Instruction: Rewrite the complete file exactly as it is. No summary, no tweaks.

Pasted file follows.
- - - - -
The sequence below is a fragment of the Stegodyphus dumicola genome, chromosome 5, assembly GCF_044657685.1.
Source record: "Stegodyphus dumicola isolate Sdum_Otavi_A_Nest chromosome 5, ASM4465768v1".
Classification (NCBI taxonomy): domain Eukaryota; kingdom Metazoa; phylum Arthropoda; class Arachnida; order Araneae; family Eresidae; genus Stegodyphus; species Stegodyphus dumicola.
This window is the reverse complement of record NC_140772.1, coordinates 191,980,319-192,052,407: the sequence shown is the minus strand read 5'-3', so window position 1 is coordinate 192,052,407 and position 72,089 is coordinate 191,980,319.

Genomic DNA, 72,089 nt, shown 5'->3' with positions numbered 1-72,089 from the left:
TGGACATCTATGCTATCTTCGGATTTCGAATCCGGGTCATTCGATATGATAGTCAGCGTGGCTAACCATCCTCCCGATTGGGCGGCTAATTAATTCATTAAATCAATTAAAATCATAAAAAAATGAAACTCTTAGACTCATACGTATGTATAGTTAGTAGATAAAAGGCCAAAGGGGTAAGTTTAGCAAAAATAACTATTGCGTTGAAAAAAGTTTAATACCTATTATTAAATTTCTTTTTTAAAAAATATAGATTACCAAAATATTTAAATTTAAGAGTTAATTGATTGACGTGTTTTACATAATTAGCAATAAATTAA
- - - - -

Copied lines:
The sequence below is a fragment of the Stegodyphus dumicola genome, chromosome 5, assembly GCF_044657685.1.
Source record: "Stegodyphus dumicola isolate Sdum_Otavi_A_Nest chromosome 5, ASM4465768v1".
Classification (NCBI taxonomy): domain Eukaryota; kingdom Metazoa; phylum Arthropoda; class Arachnida; order Araneae; family Eresidae; genus Stegodyphus; species Stegodyphus dumicola.
This window is the reverse complement of record NC_140772.1, coordinates 191,980,319-192,052,407: the sequence shown is the minus strand read 5'-3', so window position 1 is coordinate 192,052,407 and position 72,089 is coordinate 191,980,319.

Genomic DNA, 72,089 nt, shown 5'->3' with positions numbered 1-72,089 from the left:
TGGACATCTATGCTATCTTCGGATTTCGAATCCGGGTCATTCGATATGATAGTCAGCGTGGCTAACCATCCTCCCGATTGGGCGGCTAATTAATTCATTAAATCAATTAAAATCATAAAAAAATGAAACTCTTAGACTCATACGTATGTATAGTTAGTAGATAAAAGGCCAAAGGGGTAAGTTTAGCAAAAATAACTATTGCGTTGAAAAAAGTTTAATACCTATTATTAAATTTCTTTTTTAAAAAATATAGATTACCAAAATATTTAAATTTAAGAGTTAATTGATTGACGTGTTTTACATAATTAGCAATAAATTAA